Another Perspective From eXXpedition Leg Four; Plastic Swap January

Who am I now?

I was offered a plastic bottle of water on a flight today and without thinking, I looked back at the kind cabin attendant with a level of disgust that might indicate she had just offered me urine to drink. I was ashamed at my reaction. Of course, I apologised immediately and was surprised at where this deep reaction had come from. Only a few months ago, whilst I knew plastic wasn’t good for the environment, I confess, I was not particularly conscientious about not using single-use plastic. eXXpedition and my attempt at plastic swap January have instilled in me an environmental conscience or even sub conscience that I have never previously experienced.

Don’t get me wrong, I am still no angel but I have definitely made progress!

So, what did I do in January?

Plastic and metal utensils.

Plastic utensils vs. metal utensils.

For each day of the month of January, I attempted to swap one single-use plastic item for something more sustainable. I used Instagram as a tool for ensuring accountability, making this a conversation for those who are interested and getting advice and help along the journey. I can’t thank my sisters, Nicola and Rachel O’Callaghan who have lived plastic free for two years, enough for their advice and help in pursuing this. 

What caused me to do it?

I undertook this, after completing Leg 4 of eXXpedition where I saw first-hand the microplastics in the ocean, the mistreatment of it on land and some of the issues caused in the ocean. I came back, knowing I wanted to be an agent for change but not really knowing how to channel my skills and knowledge into finding solutions to the problem. I felt that doing an activity such as this would give me more knowledge and potentially spark different ideas on how possible solutions could affect consumers.

So, what did I learn?

There were some great positives and negatives to the experience.

In terms of those positives, the pressure to consider something every day to swap meant that the issue was constantly on my mind. It clearly influenced my sub conscious behaviours today. I found it penetrated all aspects of my life and did start to kick start some of the thoughts around how I personally can address this issue. Planning was key to increase my chances of success!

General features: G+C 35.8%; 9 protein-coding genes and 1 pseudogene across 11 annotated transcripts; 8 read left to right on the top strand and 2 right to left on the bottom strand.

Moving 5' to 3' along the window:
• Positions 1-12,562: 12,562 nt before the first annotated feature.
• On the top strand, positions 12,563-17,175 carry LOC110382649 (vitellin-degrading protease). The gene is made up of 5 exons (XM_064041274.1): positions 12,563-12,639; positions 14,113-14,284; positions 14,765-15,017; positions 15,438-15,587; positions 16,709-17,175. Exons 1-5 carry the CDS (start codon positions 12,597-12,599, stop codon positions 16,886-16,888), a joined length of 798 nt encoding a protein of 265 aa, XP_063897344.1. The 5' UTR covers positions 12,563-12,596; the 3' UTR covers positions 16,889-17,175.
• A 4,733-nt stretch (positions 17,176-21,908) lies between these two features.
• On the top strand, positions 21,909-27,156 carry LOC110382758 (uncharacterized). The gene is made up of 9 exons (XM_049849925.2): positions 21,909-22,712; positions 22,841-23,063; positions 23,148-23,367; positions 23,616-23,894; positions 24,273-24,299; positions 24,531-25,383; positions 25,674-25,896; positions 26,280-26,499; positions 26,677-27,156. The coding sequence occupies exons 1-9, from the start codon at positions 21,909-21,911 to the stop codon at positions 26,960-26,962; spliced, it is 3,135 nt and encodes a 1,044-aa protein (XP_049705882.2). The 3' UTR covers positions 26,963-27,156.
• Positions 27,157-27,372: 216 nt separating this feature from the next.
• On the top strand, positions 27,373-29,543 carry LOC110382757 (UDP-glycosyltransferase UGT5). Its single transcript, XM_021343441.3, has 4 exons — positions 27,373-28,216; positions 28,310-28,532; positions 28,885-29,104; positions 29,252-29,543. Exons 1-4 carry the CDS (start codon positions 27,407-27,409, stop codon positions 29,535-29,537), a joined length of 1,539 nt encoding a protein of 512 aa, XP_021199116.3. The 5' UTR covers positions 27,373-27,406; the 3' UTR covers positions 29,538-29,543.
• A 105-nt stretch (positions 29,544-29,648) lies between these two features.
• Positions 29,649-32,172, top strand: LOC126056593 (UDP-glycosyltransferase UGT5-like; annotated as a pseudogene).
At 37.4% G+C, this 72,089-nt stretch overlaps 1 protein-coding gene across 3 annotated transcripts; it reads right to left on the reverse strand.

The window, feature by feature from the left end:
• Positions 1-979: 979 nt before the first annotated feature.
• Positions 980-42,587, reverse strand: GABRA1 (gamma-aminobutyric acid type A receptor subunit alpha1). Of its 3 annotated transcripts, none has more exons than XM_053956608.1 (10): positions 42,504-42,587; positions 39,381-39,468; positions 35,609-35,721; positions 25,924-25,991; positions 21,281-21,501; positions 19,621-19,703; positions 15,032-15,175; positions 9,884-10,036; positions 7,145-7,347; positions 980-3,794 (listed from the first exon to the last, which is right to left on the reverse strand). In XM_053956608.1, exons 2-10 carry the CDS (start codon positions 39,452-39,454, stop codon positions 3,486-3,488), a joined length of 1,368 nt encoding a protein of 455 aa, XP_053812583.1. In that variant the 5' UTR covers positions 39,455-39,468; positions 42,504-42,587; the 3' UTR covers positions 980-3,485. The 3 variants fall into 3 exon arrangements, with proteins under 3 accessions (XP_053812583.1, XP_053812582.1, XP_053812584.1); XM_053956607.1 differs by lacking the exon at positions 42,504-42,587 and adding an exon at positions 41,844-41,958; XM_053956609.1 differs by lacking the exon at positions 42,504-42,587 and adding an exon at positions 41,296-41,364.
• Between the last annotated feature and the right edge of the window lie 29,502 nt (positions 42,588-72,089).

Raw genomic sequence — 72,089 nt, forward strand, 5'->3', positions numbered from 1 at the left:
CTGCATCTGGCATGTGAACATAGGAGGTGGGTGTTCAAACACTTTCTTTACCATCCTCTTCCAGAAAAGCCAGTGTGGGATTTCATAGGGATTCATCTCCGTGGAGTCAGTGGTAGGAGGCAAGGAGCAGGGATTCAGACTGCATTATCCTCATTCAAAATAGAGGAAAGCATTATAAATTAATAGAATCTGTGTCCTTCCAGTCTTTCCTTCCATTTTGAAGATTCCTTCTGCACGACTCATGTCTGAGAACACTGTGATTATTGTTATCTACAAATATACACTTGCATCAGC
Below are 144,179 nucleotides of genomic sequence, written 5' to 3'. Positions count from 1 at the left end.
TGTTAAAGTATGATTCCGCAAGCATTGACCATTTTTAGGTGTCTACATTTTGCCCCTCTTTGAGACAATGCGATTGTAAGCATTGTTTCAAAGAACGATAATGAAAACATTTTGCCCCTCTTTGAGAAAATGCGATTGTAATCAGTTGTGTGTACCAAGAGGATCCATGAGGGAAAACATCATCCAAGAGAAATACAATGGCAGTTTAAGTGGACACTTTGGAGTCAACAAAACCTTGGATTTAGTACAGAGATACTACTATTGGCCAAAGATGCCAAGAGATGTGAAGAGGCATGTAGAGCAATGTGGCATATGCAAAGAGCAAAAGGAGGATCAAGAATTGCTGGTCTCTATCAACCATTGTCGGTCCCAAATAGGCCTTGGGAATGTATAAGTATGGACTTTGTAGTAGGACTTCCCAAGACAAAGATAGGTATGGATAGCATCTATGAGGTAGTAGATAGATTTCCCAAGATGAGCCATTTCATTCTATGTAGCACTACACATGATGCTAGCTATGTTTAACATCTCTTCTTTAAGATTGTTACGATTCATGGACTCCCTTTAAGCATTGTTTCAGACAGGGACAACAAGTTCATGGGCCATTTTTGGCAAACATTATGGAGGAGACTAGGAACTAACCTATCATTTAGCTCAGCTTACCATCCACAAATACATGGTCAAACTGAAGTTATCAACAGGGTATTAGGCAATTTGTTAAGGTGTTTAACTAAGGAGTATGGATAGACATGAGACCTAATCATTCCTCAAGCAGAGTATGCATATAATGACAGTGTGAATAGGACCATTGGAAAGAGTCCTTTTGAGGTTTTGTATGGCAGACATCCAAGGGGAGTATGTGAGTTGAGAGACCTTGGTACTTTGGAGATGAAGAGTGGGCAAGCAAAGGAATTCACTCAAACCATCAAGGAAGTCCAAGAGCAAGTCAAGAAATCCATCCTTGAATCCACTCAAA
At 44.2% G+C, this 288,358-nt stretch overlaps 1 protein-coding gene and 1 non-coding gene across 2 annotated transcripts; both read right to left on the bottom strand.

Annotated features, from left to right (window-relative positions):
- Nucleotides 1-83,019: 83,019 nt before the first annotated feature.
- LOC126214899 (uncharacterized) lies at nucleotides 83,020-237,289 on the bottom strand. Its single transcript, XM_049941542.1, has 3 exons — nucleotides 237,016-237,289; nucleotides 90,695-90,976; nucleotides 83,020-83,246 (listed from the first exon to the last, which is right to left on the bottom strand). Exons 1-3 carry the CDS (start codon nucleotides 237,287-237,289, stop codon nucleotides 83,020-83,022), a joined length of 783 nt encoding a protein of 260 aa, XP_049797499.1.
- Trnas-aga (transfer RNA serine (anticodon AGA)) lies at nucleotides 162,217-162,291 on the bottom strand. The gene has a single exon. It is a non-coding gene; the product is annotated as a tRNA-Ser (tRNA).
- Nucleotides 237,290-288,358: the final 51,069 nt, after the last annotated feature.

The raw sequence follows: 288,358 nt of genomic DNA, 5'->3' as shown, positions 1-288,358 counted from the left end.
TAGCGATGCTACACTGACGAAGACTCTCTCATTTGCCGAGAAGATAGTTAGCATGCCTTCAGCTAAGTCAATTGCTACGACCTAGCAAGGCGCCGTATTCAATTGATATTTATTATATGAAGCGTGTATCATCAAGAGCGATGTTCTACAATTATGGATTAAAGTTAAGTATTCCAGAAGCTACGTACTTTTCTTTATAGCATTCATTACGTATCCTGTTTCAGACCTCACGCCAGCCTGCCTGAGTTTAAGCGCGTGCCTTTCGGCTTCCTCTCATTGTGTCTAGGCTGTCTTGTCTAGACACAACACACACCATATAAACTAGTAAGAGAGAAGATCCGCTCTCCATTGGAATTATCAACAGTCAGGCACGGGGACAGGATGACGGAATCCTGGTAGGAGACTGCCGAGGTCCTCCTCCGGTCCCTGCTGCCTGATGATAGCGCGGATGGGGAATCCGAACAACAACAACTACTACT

This also had a secondary positive of conversations with others on the topic occurred more naturally than if I had not been doing this. I felt like a proud parent when someone told me that they had made a swap or those who came back to me after an initial conversation to tell me that something had occurred to them around our use of plastic such as the number of throwaway plastic pens that are used on a daily basis.

It has also allowed me to reflect on the fact that the culture of use and throw away is actually a relatively recent phenomenon. Growing up, I remember the milkman bringing milk in bottles, there were no wet wipes or face wipes in my life and my mother happily informs me I used terry towels as nappies. My parents also always bought old furniture, a significant moment when I was 11 and we were on a family holiday in Cornwall and my father bought a chair made from new material from a local carpenter. The fact this sticks in my memory, shows how rarely new items were bought in the house. Therefore, you would think, it shouldn’t be that hard to go back. 30 years ago, there was a lot less plastic being used.

There really are some great companies out there who really make a difference. For example, for toiletries, there are some great providers online. However, the best resource I found was my local bulk store. It was an invaluable resource and affordable. I think affordability is a real barrier and even in London this is a challenge where there is perhaps more competition for consumers than other areas. 

Packaged hummus and homage hummus.

Packaged hummus vs. homemade hummus.

I was really fortunate to find my local bulk store which is a not for profit organisation where you take in your own containers and
can pick up all sorts of store cupboard ingredients and some fresh ones too. As this is a not for profit, this was affordable, however many of the other ‘eco-friendly or organic shops’ I looked in may have done better with plastic, but the price point was astonishing. My biggest expense in terms of consumables was on a glass jar of yoghurt which cost over £6.00 for not more than 300g from Selfridges and it still had a plastic lid. This was an important swap for me because my emotional struggle was that by having yoghurt in plastic, I have failed every day before I had even left home.

As alluded to above, the biggest challenge for me as a goal-oriented person are the days when I failed with the challenge. Either because I successfully swapped an item, but that item didn’t work for me, such as a razor or shampoo bars or where something wasn’t quite plastic free such as a Tupperware box for my lunches. There is literally no material available which met my needs. My final failure was where I had thought something was plastic free but in fact it wasn’t, such as coffee in a bag. This did then turn into one of my best experiences as I was not prepared to be defeated so took my tin to the coffee shop where they filled it.

The double-edged sword of being more conscious about the plastic is that you start to see it everywhere. Walking the supermarket aisles is a truly depressing experience, row upon row of products wrapped in plastic. 

Final thoughts.

My final takeaway from the experience is that whilst individuals can be more conscious and make changes. I will be continuing to be more conscious and make swaps. This is not going to be the answer that makes the biggest difference to our oceans. There has to be an emphasis on changing business models and putting legal requirements in place for each country.